One of the first guests Bill Moyers invited to Moyers & Company was moral psychologist Jonathan Haidt. His interview, which focused on differences in how conservatives and liberals think, is consistently one of the most-watched on BillMoyers.com.
This week’s interview with Green Party presidential and vice presidential candidates sparked a discussion in our editorial meeting about third parties, voting and the spoiler issue. Say, for example, that a voter reads the Green Party platform and feels like it represents their values and beliefs better than any other platform. Should they vote their heart — to send the signal that they support those policies — or should they vote for the party that comes closest to their beliefs and has the best chance of actually winning?
We wondered if there is a moral or “right” way to vote. So we emailed Jonathan Haidt, and asked him for his professional opinion.
Theresa Riley: Morally speaking, should a person vote for the candidate who represents their views most closely? Or should a voter game out the system and vote for the candidates who have the best chance of winning?
Jonathan Haidt: The ethics of voting depends on which view of voting you hold. Many people treat voting as a strategic game, a way in which people are trying to rationally pursue either their self-interest or their moral goals, or some combination. On this view it is always irrational as well as unethical to vote for a third-party candidate for president (unless someday there is one who might actually win). On this view, Democrats should be angry at Ralph Nader and at everyone who voted for him. Together they changed the world in profound and irreversible ways.
But from my perspective as a social psychologist, I think voting is more like religion than it is like shopping or chess. Some sociologists have described the “American civil religion,” with its sacred texts (the Declaration of Independence, the Constitution), sacred cities (Jamestown, Valley Forge, Gettysburg…), and high priest (the president). Elections are the main religious ritual of democracy, and from this perspective people should vote their conscience.
Riley: On Tuesday, Virgil Goode, Jr., the right leaning Constitution Party candidate for president got on the ballot in Virginia. Republicans had been trying to keep him off the ballot because they fear that he may take votes away from Romney/Ryan. Are they correct to worry about that? Are conservatives or liberals more likely to vote their hearts?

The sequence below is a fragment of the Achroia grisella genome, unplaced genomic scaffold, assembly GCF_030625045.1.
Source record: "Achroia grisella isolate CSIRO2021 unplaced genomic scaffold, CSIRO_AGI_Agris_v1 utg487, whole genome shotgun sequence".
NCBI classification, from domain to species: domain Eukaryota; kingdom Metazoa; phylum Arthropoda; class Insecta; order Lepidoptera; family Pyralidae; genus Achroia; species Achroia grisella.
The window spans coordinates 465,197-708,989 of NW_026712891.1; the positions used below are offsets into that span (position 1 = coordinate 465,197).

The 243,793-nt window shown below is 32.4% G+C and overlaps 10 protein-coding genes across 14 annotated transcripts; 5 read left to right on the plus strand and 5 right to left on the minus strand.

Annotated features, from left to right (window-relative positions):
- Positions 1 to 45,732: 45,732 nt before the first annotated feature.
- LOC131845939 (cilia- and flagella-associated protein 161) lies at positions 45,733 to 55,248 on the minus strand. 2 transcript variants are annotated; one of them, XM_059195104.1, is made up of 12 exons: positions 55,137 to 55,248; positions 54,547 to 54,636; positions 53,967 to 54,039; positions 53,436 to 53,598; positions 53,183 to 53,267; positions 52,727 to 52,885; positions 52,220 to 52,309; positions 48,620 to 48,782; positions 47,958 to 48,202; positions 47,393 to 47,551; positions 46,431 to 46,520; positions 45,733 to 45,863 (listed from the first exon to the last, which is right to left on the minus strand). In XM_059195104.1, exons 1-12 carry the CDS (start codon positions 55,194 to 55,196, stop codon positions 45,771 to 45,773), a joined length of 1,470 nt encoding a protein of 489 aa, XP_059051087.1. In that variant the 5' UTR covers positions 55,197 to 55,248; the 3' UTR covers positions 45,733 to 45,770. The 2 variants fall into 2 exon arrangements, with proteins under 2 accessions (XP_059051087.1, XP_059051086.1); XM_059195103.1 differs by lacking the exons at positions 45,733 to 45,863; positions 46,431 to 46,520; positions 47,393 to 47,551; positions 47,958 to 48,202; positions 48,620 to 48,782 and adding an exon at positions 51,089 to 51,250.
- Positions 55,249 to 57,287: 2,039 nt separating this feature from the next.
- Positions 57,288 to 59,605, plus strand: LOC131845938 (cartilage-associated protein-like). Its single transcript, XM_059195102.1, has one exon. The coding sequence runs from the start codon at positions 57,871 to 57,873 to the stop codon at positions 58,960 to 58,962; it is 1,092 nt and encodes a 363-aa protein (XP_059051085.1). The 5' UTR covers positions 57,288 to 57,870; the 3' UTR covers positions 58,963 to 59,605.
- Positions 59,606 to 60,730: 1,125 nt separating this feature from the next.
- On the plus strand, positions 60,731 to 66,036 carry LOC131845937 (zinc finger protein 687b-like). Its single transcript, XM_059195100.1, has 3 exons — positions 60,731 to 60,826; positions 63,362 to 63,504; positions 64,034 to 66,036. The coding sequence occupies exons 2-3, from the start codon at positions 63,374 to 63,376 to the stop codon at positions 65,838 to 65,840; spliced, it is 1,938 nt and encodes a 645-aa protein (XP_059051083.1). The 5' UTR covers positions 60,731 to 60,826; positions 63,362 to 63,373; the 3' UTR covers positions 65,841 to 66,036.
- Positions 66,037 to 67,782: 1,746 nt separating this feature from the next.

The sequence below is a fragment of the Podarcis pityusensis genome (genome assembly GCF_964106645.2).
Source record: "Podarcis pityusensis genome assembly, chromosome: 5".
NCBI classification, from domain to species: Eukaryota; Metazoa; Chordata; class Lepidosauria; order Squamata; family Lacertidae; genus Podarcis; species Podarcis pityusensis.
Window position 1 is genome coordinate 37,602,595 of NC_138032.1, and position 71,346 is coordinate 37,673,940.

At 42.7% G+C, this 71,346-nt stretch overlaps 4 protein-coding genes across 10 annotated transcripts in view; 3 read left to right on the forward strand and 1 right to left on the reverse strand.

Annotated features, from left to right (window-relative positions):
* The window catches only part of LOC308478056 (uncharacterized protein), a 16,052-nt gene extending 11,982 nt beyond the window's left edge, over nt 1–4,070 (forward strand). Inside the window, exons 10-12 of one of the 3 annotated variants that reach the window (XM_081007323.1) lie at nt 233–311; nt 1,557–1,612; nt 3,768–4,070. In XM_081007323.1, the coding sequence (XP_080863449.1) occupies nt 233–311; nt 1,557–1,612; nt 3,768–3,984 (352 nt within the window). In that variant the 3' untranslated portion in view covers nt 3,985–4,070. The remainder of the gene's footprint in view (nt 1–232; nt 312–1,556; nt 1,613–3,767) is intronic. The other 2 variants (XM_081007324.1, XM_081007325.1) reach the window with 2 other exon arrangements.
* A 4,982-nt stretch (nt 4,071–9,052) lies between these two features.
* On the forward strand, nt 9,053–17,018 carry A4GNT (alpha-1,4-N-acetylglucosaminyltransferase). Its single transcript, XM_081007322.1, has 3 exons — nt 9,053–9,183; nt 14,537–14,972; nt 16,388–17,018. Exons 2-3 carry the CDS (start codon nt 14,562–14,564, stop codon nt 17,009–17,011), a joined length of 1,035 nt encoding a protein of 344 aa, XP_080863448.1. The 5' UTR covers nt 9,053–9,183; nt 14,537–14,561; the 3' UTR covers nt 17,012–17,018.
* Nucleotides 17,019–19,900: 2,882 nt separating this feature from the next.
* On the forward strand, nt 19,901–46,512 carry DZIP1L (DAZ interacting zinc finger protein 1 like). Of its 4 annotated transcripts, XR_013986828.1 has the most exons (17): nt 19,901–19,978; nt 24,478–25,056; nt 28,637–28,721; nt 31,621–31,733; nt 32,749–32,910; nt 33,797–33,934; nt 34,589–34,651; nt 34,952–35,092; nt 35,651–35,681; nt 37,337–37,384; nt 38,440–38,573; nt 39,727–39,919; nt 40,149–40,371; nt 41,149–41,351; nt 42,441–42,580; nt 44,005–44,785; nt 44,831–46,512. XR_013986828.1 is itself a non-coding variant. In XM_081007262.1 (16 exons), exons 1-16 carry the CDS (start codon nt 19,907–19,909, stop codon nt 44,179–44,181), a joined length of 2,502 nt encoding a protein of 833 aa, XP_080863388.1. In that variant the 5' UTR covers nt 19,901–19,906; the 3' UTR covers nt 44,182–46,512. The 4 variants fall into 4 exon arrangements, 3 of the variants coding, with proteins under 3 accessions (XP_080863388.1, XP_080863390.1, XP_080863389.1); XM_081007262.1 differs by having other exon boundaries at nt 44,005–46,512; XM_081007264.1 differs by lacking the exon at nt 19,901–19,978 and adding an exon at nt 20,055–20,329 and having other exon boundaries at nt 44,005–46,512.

Haidt: Yes, the Republicans are right to worry. Nowadays the American electorate is very closely divided, and many races are very close, particularly in swing states such as Virginia. I think Goode deserves the anger of Republicans as much as Nader deserves the anger of Democrats. Goode’s candidacy could very well change the outcome of the presidential election.
I do not know that either side is more likely to vote their hearts. Peoples’ votes are strongly influenced by their emotions, including anger, fear and hope. Whichever side is more emotional in a given election cycle will seem to be voting more with its heart.
Riley: In a 2011 Gallup poll, 52 percent of Americans said they don’t think the two parties are doing a good job and that a third party is necessary. But earlier this summer, when presented with a list of candidates running for president, only about 5 percent said they would vote for a third-party candidate. Why do you think that is?
Haidt: I think the two parties are doing a good job only at what they are designed to do: beat the other party. I think they are doing a terrible job of addressing the nation’s problems. (See Mickey Edwards’ new book, The Parties vs. The People for more on how this came to be). It is perfectly consistent for Americans like me to dislike both parties and long for a third party, while refusing to throw away their vote in the current election on a candidate who can only be a spoiler.
Jonathan Haidt is the author of The Righteous Mind.